Award-winning Russian film on Oct. 22 at 6:00 pm
International Cultural Center Auditorium, Oct. 22 at 6:00 pm (free)
The film's producer will speak after the film.
Sponsors: Our Texas, Dept. of History, Classical and Modern Languages and Literatures, Office of International Affairs, The CH Foundation, International Film Series, and Landmark Arts.
Original Title: MUZEJ REVOLUCIJA 2015, documentary, 73 min, Russia.
Festivals & Awards:
Award of the University of Innsbruck (24th International Filmfestival Innsbruck 2015).
This film explores the role of art and artists in the anti-government protest movement in Kyiv in 2014.
Director: Nataliya Babintseva
Screenplay: Nataliya Babintseva
Cinematographer: Dmitry Rudakov, Sergey Stetsenko, Denis Melnik
Producers: Anatoly Golubovskiy, Denis Branitskiy
A revolution changes the social and political "landscapes" of a country, but first and foremost it changes the physical landscape. For centuries none of the city centers of the world capitals looked nothing like the Maidan in the last few months, which resembles a medieval town and a futuristic fantasy at the same time.
A revolution changes the functions of things, moves them from their places, mixes up the concepts. A light bulb becomes a vessel for a Molotov cocktail, car tires become building material for barricades, a shovel and a road sign become shields, and genres of contemporary art – installation, performance, happening – rule the Maidan.
As a matter of fact, art remembers its primordial archetypical functions. A musician leads the battle, a designer draws billboards, a painter illuminates shields and helmets with ancient symbols of will and power, an architect designs a barbican (fortifications).
Most of the artistic gestures shown in our film are elementary, utilitarian, naïve: we observe art that in many cases hasn't yet divided itself from the crafts, as if aesthetics is born before our very eyes. "The New Middle Ages" – that is what artists themselves call the art that originated on the Maidan.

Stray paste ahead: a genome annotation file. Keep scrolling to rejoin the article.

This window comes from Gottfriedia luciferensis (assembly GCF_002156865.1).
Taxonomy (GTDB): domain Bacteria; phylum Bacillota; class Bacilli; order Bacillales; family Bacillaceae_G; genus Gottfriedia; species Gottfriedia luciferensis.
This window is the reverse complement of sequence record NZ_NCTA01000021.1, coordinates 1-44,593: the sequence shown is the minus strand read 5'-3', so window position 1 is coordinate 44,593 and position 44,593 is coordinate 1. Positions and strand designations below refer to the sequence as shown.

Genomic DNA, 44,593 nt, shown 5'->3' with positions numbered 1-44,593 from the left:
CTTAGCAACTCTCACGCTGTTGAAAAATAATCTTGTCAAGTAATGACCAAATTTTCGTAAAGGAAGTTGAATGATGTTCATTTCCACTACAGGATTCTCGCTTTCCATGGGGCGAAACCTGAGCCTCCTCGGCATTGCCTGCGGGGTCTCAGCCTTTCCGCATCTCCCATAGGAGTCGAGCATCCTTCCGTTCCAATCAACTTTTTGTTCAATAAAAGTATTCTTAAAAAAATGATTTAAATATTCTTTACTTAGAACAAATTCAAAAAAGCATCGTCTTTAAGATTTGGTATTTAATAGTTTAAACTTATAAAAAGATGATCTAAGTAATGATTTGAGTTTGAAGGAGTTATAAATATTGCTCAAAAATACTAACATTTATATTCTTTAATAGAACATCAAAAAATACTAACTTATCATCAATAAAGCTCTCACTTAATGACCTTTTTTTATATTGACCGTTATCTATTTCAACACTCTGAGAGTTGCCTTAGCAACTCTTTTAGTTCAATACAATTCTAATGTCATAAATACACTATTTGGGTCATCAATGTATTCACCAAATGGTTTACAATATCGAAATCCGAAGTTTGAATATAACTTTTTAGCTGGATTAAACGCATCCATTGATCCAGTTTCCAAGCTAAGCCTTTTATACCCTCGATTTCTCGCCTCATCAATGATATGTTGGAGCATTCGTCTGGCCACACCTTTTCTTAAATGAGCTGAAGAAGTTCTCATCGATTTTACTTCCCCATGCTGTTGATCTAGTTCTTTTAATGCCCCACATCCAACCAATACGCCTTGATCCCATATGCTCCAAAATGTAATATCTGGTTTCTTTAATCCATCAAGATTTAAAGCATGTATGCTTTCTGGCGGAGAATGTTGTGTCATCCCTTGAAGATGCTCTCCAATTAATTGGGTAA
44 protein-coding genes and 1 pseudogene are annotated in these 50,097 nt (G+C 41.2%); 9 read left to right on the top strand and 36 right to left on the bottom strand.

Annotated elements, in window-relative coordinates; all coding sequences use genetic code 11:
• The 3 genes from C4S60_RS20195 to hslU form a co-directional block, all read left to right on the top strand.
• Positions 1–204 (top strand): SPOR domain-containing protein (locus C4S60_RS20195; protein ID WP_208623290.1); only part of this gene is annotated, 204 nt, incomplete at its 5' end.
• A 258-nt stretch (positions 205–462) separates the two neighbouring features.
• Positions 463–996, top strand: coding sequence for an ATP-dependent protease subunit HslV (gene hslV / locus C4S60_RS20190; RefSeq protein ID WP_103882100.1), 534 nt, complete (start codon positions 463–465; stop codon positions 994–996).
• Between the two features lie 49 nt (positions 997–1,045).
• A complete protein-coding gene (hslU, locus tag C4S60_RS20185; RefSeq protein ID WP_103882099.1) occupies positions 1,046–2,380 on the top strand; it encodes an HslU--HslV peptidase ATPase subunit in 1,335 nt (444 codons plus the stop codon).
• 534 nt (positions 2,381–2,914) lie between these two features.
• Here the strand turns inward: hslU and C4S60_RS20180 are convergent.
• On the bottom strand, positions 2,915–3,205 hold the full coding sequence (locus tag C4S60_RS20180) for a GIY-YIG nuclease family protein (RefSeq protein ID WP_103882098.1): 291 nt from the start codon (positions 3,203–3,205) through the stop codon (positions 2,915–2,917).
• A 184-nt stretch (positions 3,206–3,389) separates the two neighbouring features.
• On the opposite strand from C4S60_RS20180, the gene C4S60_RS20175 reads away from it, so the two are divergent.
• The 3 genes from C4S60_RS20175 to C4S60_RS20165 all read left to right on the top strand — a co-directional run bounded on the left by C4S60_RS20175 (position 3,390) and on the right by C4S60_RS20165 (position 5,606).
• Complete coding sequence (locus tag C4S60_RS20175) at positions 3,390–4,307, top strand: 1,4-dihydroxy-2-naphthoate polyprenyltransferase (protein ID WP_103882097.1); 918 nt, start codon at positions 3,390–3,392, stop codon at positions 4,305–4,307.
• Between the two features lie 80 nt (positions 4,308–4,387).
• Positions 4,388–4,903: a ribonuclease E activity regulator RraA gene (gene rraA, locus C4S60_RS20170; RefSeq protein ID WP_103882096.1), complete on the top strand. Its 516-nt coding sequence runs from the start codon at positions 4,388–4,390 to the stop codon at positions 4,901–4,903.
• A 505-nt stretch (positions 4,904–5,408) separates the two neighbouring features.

Catapults, shields and armor, painted batons – right after the revolution these simple items that were made by artists and members of Samooborona (Self-defence forces) migrated to art exhibits and museums. The blitz museefication of the revolution and the media images it was separated into is another theme of our film. The physical space of the Maidan itself – Kiev's Independence square – during the months of the revolution turned into a total installation, a very complex and whimsically structured living organism. What is to be done with this place of memory? Should it be preserved, taken into pieces, turned into an open-air museum? What is to be done with one's own memory, one's unique and in many respects very traumatic experience? How can one overcome the emptiness that arose after such an emotional upheaval? In our film artists, curators, museum workers, and Maidan activists speculate on what it feels like to live after the main event of your life is in the past, how to deal with trauma and preserve memories.
The lively spontaneous art that emerged in the midst of the Maidan carnival in our film stands against the primitive aesthetics of the ruling elite. Modern art curators presented the cultural nullity of the "anti-Maidan" on an exhibition of objects from Mezhyhirya, the compound of former President Viktor F. Yanukovych, at the National Art Museum of Ukraine. It is symbolic that the museum itself is located right next to the Maidan, on Hrushevskoho Street, where bloodily battles of protesters against Yanukovych's special forces took place in the winter 2014. The president's compound with its cult of ceremonial portraits and meaningless gorges of luxury is contrary to the simple, functional and energetic art that emerged on the Maidan. "This revolution became a cultural overturn," says Olexa Mann from the Barbican art group. Artists, curators and museum workers became the main actors of the cultural revolution that is more important and momentous for the country then a shift of power.
For us "Revolution" Museum is not a simple assembly of objects, items and works of art. It is a depository of emotions, frustrations, trauma, insight, personal histories, and phenomena of creativity in extreme circumstances. Anyone can enter and nourish on the energy that is concentrated here. It is an OPEN STORAGE– just like in a modern European museum.